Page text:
One long-standing problem Democrats face is that many people have a very different definition of what constitutes government assistance:
Veterans benefits aren’t government aid (41%!?!)? How is that possible? One argument is that these programs are invisible:
Mettler argues that any real reform that involves these hidden non-state actors must begin with explicitly making the invisible visible to the eyes of the public. It takes time and effort to bring the machinery of the submerged state up into the light of day, but it’s necessary — and effective. Obama’s effort to restore direct federal funding of student loans was a good example of this. The banks were making billions each year off this program, at the expense of millions of students who should have been getting that money instead. He was able to pull this off because activists and journalists had already spent several years hauling the ugly wreck of a policy up into public view, which weakened the ability of banking lobbyists to defend their position. By the time Obama arrived, they were weak enough that he could demand — and get — a complete end to this lucrative subsidy.
I think this is overthinking the problem. This seems a case of willful ignorance by definition. Government aid is for lazy slackers, for ‘welfare queens’, and, in some people’s minds, for those people. Decent, hard-working people don’t receive government aid, even when they do. In other words, any program that helps middle-class people, people like themselves, is, by definition, not aid, because government aid is inherently pejorative.
There is a view emerging in the wake of Donald Trump’s election that we need a rethink on how to help struggling rural communities that may have driven Trump’s surprise victory….
More concisely, Adam Ozimek defines the view in opposition to the idea that we need to help “people and not places.” Something must be done about struggling rural communities. Understandably we don’t know what that something is yet. All we know is that it can’t look like the traditional welfare state, because the welfare state robs people of their dignity. As Noah Smith points out, “people care a lot about community, respect, family, and other non-market goods that Bernie-ism [here a stand-in for redistribution] may not address.” Instead, the argument goes, we need to reinvigorate regional economies that will provide people with the dignity and social goods that come from a thriving community.
This strategy of helping communities and not individuals is bad politics. It is not new – the survival of many declining post-industrial and rural communities depends on a massive network of implicit and explicit subsidies. If anything, this strategy has entrenched resentment of minorities and the feeling of abandonment that lead to Trump’s rise. We already go far out of our way to normalize and legitimize the kinds of support that rural communities receive, while conventional direct assistance is incredibly visible. By burying these programs in the tax code and propping up Truman Show communities, we make them invisible to the people they support.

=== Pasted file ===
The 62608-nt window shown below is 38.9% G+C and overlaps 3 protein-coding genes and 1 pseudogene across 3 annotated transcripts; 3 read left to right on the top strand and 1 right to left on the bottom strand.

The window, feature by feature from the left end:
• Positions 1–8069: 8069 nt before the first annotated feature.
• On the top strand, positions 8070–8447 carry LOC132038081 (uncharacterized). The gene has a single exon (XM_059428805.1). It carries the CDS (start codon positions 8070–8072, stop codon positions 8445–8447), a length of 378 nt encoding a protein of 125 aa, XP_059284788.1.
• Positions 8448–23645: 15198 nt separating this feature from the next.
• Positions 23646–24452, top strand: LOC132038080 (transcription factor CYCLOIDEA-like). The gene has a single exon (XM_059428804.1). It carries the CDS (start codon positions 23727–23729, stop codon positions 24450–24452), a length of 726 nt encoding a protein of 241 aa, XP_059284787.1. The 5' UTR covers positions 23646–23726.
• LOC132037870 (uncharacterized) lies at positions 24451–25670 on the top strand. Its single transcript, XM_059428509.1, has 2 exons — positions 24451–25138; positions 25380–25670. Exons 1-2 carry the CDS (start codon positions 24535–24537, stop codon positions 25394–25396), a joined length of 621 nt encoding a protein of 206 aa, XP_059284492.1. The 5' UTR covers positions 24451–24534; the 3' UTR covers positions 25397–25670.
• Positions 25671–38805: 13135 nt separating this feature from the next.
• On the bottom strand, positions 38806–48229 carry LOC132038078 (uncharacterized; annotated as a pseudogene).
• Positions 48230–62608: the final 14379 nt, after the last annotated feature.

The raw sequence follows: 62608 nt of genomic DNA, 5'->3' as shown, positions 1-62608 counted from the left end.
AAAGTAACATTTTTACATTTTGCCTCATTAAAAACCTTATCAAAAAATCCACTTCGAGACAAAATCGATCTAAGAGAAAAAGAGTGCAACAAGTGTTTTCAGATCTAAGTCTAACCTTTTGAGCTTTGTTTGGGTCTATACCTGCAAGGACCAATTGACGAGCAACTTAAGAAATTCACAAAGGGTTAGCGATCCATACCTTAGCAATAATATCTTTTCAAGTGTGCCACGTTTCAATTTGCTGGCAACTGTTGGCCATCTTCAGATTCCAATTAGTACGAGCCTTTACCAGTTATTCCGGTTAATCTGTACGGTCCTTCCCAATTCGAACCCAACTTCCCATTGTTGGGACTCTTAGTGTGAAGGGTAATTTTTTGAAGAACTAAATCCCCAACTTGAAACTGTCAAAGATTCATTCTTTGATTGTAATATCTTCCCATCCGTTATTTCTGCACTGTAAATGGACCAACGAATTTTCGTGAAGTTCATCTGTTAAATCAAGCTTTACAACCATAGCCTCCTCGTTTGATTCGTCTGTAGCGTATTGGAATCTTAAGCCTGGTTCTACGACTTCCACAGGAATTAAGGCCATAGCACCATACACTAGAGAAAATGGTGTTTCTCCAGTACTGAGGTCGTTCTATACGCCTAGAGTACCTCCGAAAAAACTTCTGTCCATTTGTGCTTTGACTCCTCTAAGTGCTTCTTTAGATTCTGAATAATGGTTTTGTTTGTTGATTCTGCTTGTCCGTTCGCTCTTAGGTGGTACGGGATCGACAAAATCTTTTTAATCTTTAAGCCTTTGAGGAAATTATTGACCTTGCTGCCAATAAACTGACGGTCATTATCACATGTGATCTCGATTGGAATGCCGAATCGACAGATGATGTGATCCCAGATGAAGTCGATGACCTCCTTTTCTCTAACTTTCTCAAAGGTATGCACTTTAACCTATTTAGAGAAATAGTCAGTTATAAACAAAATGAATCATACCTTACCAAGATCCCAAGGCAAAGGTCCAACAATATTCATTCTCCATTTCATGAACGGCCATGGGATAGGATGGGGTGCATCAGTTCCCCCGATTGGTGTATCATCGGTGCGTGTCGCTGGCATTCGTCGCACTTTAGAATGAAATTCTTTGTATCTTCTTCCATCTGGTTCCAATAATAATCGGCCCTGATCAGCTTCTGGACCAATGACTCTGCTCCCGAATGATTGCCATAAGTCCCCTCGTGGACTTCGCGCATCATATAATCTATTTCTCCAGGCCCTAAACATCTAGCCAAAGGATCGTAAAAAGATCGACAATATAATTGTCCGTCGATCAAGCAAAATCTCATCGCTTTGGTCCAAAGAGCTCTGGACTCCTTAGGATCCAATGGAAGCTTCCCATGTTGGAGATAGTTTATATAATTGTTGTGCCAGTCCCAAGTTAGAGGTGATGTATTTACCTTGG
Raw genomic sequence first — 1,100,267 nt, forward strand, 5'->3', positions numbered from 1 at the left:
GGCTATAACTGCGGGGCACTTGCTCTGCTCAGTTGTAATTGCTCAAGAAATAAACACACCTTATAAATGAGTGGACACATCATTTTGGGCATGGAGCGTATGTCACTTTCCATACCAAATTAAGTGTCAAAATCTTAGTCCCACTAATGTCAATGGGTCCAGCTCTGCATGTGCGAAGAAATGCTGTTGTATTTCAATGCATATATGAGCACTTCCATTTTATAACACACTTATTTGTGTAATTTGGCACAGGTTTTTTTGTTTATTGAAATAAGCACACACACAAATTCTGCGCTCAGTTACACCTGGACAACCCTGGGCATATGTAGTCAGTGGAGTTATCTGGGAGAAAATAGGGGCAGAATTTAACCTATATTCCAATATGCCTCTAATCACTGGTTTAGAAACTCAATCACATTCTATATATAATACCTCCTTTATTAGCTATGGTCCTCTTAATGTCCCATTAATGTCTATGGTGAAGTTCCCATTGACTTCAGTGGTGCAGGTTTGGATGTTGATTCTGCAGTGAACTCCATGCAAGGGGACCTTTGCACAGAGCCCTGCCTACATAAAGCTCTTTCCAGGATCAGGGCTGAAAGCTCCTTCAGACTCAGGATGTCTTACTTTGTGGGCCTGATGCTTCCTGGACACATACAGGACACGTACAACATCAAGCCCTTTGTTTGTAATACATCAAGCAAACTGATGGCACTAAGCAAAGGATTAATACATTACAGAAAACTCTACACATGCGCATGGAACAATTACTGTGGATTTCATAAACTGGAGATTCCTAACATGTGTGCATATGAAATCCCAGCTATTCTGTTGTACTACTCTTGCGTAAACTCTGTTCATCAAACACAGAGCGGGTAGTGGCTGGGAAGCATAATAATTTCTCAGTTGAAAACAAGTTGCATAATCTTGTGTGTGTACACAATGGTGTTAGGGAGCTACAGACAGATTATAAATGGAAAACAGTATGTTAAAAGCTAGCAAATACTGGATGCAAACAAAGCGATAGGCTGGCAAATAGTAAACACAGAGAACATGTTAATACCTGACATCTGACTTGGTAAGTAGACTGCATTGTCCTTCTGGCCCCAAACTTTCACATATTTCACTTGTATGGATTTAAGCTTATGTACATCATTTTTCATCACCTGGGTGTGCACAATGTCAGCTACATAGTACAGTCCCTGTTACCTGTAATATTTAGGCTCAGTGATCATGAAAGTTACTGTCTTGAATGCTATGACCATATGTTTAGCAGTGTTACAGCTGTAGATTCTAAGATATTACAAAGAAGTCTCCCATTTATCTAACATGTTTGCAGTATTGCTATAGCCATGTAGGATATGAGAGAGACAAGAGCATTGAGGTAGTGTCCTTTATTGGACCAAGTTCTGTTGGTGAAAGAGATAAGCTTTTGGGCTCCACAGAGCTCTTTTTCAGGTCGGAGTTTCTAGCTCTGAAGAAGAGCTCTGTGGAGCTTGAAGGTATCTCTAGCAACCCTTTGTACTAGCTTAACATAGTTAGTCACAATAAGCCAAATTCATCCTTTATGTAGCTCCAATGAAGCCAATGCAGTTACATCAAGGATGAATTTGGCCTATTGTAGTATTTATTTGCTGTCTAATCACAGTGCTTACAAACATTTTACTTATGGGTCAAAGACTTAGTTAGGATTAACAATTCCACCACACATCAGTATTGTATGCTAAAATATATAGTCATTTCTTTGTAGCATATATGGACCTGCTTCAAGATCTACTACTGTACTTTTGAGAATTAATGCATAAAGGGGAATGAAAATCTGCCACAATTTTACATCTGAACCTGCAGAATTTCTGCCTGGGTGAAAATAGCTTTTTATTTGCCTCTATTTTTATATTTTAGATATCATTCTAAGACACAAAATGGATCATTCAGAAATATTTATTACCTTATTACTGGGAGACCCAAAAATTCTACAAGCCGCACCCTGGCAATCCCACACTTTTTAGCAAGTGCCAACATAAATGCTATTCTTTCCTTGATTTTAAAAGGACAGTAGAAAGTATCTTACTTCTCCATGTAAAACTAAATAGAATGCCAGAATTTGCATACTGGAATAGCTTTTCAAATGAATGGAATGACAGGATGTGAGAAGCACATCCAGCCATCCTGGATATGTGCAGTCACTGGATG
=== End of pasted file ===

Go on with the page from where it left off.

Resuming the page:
This dynamic of two welfare states – an invisible system for the white working class and a scarlet letter, bread line, FOOD STAMPS ACCEPTED system for urban minorities – leads to the perception among working class whites that the government does nothing for them while handing everything to minorities and immigrants.
And this is the end result:
Local tax incentives aren’t the only way we subsidize declining rural areas. HRSA has current aggregate awards worth $1.3 billion for rural health workforce development – literally compensating physicians to set up practices in rural areas through loan deferral and repayment. Another $279 million is awarded for rural health centers. The $11.9 billion DSH pool (Disproportionate Share Hospital) is critical for standing up rural hospitals where many are uninsured or rely on Medicaid and Medicare (whose payments don’t cover costs).
There are other examples that could be developed – the 30 year fixed mortgage and interest deductions are huge giveaways that disproportionately benefit rural areas. ICE TEA and our whole appropriations process for transport spending puts big burdens on cities that rural and suburban areas don’t face, biasing how funds are allocated.
Note that none of these programs are direct assistance – we spend billions to support places, not people. And precisely no one in these communities is aware of the storm drain of federal cash propping up their personal Potekmin village. Instead the invisible welfare state, designed to flatter their dignity and sensitivities, entrenches disillusion with what they believe (at best) is an unresponsive government. At worst, the government is very responsive – to an undeserving other, and never to “real” Americans.
As I’ve noted at a larger scale, the traditionally conservative parts of the U.S. receive a massive federal Keynesian stimulus at the expense of more liberal places (which often suffer from contractionary policy). This reality needs to be made more clearly, not to shame people, but increase solidarity.